Wednesday, March 10, 2010


Pink Floyd-MORE (cassette via Harvest Records, Spain)

Believe it or not, but this is one (early and hopefully more adventurous) Pink Floyd album that I've missed out on all these years. For good reason of course. After all, I've been brave enough to listen to OBSCURED BY CLOUDS and figure that if that Floyd film soundtrack elpee could be that boring maybe this one was no diff. But then again, since MORE was recorded when Floyd was still trying to shake the ghost of Syd Barrett from their collective psyches and go whole hog psycho-commercial maybe there was a spec of self-respect and talent still embedded in them. And you know what, I'm right (again).

I never did see this film which starred Mimsy Farmer straight from her success in RIOT ON SUNSET STRIP (making me wonder if there was some sort of connection between the soundtrack to that one and the one to MORE since both originally came out on the Tower label here inna US of Whoa) but Michael Weldon's review in PSYCHOTRONIC sure made it look interesting with its portrayal of teenagers lost in a haze of European heroin usage, free love and mental breakdown. Floyd's soundtrack does convey a certain amount of that feeling in their typical late-sixties hazy one moment and terrifying stabs at emulating "serious" avant garde composers the next.

Actually a whole gob of various Floydian trademarks can be discerned from British blooze wannabeisms to proto-krautrockian moves to even a little imitation Cecil Taylor on "Up the Khyber" that sounds good in its own fake jazz way. Of course that's along with the spooky organ/mellotron-laden musique concrete and even a very decent hard rockin' "Nile Song" that sure makes those similar moves from ten years later sound rather effete in comparison. There's even some authentic-enough sounding Spanish flamingo music (don't write in, I'm using a Leo Gorcey-inspired malapropism in order to liven this dud review up a bit!) with some strange dialogue tossed in! And to put the frosting on the balls, even the tracks I've heard prior on various John Peel sessions are noticeably different enough in their original form even if those Peel seshs always did have a more immediate, urgent sound. Put 'em all together and I just wonder what the movie was like even if I think it's just another of those European experimental knockoffs that nobody who doesn't wear a beret would understand in a million years!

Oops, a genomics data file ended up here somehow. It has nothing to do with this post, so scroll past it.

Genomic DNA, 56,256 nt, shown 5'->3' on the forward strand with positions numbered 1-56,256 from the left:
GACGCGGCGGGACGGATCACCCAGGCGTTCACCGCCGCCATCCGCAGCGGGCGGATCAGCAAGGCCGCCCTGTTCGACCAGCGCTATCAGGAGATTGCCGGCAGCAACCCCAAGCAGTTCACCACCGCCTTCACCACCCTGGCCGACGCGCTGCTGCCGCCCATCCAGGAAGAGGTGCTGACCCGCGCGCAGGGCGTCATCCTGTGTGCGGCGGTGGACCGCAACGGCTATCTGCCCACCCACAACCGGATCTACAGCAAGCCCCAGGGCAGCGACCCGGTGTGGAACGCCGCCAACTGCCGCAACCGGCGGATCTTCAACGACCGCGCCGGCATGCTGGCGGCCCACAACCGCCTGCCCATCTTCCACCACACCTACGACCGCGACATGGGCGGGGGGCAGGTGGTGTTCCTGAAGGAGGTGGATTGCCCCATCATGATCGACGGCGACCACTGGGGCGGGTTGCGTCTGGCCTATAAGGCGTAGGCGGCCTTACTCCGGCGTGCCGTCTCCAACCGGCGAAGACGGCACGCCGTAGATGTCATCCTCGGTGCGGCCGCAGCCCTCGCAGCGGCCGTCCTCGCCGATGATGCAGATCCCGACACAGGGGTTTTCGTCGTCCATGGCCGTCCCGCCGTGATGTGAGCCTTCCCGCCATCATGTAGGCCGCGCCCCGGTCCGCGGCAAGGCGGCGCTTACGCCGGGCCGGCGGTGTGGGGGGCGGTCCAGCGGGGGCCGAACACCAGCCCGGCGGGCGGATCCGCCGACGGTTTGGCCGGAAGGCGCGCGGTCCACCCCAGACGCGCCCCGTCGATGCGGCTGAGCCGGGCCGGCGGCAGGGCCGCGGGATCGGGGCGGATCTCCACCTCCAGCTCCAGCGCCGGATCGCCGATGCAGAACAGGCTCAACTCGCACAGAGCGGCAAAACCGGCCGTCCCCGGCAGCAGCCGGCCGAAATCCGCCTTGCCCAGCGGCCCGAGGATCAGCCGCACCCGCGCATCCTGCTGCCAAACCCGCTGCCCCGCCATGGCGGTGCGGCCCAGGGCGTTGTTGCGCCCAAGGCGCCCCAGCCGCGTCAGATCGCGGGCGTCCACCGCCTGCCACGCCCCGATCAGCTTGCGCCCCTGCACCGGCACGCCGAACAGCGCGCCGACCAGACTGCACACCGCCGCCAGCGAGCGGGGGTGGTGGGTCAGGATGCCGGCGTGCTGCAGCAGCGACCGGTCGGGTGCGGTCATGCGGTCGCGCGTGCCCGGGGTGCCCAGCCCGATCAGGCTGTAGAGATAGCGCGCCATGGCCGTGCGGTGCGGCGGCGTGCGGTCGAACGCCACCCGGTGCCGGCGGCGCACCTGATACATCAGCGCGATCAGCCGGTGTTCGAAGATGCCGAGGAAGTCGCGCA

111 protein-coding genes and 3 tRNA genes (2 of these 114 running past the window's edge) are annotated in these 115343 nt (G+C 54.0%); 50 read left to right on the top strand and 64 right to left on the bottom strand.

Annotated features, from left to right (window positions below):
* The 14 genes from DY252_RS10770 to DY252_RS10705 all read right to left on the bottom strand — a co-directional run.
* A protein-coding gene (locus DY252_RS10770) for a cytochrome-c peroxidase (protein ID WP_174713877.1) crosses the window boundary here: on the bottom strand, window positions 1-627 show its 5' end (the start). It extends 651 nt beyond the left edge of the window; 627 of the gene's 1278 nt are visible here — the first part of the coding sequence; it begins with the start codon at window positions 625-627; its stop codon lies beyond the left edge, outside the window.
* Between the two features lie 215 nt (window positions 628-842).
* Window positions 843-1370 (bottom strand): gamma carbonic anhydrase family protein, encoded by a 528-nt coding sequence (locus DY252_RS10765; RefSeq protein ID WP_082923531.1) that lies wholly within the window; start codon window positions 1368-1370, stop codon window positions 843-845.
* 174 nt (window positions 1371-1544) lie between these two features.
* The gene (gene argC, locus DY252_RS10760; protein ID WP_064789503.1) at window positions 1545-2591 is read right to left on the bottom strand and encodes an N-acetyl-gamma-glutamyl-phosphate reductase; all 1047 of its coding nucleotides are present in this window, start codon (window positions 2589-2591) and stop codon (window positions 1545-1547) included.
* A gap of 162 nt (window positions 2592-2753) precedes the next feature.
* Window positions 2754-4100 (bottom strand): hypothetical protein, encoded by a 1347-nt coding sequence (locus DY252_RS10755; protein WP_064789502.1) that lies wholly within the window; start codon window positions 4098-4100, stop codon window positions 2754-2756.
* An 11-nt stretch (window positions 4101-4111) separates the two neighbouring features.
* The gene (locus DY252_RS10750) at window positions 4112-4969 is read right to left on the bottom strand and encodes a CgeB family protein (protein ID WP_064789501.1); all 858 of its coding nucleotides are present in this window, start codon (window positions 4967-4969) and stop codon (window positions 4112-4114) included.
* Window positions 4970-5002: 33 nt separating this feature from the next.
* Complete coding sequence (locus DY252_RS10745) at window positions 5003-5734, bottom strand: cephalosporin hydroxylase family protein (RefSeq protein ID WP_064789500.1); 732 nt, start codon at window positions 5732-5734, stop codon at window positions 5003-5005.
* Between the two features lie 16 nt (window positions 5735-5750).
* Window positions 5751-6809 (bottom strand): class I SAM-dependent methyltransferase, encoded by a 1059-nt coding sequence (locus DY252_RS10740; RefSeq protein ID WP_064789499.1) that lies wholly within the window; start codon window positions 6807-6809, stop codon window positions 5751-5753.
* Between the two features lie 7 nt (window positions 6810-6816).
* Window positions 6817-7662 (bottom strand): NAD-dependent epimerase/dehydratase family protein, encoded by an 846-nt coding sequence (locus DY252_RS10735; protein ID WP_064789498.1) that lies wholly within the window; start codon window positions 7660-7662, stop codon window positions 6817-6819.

Maybe this one is the last real Floyd album since UMMAGUMMA was more or less the group on an avant jerkoff and ATOM HEART MOTHER seemed to me like the first of the Floyd as post-psychedelic prog schlogger albums. Or at least this might be the last one that the serious fans of late-sixties psychoterror took to heart before those later albums drove 'em all into the arms of the Jem catalog in search of that krauty esoterica which seemed to carry on the psychedelic fearmongering for quite a long time. The spirit of Syd must have lingered on this far if MORE was to have this much life (which is only half-life but enough for me) and energy in its sound especially given how those later Floyd albums were almost like the National Anthem for the 1972 pilled out Sopor Generation.

Before I tune out, I ought to tell you about the packaging that EMI's Espana division did on this thing. For once the brains at that label did good with the cover taking up the entire front rather than just shrunken down and slapped on without care for quality or aesthetics like many companies would have done. Definitely a nice touch even if I originally thought it was the soundtrack album to the Hayley Mills vehicle THE MOON-SPINNERS with that windmill. The actual cassette has a label on it unlike the American variety which used to have printing that would easily rub off like a crayon. Another feather in EMI's sombrero. Even better is that on the part of the case which actually holds the cassette the EMI and "Hispa Vox" (which I assume is a Spanish-only subsidiary) logos are embossed making this a rarity in just about anybody's cassette collection. It just goes to show you that you learn something new every day, and in your case it just might be what an anal-retentive obsessive I can be when I really want to!

5 comments:

thedaydreamnation said...

More is actually a pretty good flick, better than contemps like Zabriskie Point that's for sure. I thought Obscured By Clouds, the movie was kinda OK too. Neither set the world on fire but each are neat period pieces. I don't think you'd consider either a waste of time at all.

thedaydreamnation said...

Oh hey I don't know how into it you are, and God knows Spin magaizne sucks to high heaven, but the bright spot in the early daze was always Byron Coley's articles, and they are all online on Google books now for your perusing at:

http://books.google.com/books?lr=&ei=i1uVS5WpMKWyMfytzfMC&cd=4&as_pt=MAGAZINES&id=TZaFMCee5HQC&dq=%22Byron+Coley%22&q=%22Byron+Coley%22&as_coll2=+issn%3A0886-3032+

I hope that link works. He's got some good stuff, Fahey and Simply Saucer and the like, if yr a fan of the man.

Anonymous said...

always liked both the soundtrack (one of my fave floyd albums) and the movie MORE...
glad to see you're giving MORE some coverage

BILL

davedoor said...

still there is only really one pink floyd album isnt there ?

Serena WmS. Burroughs said...

"still there is only really one pink floyd album isnt there ?"

No, there's More.